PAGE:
After a bit of an awkward start, developers found their feet with the Nintendo DS and now let their imaginations run wild on the system's trademark touch screen. For example, Hotel Dusk: Room 215 is an "interactive novel" by Cing wherein the player uses the stylus to control the protagonist, Kyle Hyde, as he sorts through a tangled mystery involving a run-down hotel. The touch controls allow him to rummage through items and investigate clues. Inspired by new ideas and high sales numbers, third party developers are devoting time and effort to the DS.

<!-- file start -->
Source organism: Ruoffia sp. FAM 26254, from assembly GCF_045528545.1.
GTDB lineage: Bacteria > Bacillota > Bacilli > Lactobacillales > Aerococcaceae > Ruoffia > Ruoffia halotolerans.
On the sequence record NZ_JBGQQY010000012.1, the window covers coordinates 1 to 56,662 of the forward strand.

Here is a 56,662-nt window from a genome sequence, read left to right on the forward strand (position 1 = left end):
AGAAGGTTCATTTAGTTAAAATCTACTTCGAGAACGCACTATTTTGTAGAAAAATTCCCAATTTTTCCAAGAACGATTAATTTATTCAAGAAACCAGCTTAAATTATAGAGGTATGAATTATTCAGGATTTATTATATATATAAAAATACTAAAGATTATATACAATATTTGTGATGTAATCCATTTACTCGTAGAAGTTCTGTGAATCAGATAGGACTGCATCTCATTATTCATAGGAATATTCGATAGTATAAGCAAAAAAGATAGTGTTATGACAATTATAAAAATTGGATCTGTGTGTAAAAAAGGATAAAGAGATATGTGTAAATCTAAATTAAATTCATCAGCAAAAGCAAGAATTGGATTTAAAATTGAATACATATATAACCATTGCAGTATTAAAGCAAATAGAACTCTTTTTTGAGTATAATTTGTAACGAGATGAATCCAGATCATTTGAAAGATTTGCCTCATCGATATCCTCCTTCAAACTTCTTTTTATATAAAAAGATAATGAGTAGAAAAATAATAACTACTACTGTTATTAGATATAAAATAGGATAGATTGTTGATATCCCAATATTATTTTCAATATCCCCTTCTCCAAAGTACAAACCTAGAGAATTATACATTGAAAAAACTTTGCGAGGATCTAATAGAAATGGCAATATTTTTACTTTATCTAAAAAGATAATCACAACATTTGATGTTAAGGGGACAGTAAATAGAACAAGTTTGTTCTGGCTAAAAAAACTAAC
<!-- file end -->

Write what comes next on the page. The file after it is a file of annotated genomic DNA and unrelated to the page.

Sony has always commanded strong third-party support for its systems since the success of the original PlayStation, and Koller believes that PSP developers are similarly finding ways to get creative and present fun titles. "Upcoming launches such as God of War: Chains of Olympus from a first-party perspective, and Star Wars Battlefront: Renegade Squadron from LucasArts, are certainly good examples of fantastic franchises made unique on the PSP," he says. "It's clear that consumers do not want the same game on their PSP that they play on console."
There's also something to be said for the right developer having the right kind of influence. In the week ending September 26th 2007, Sony sold a remarkable 95,487 PSPs in Japan. The release of Crisis Core: Final Fantasy VII by Square Enix drove hardware sales through the roof.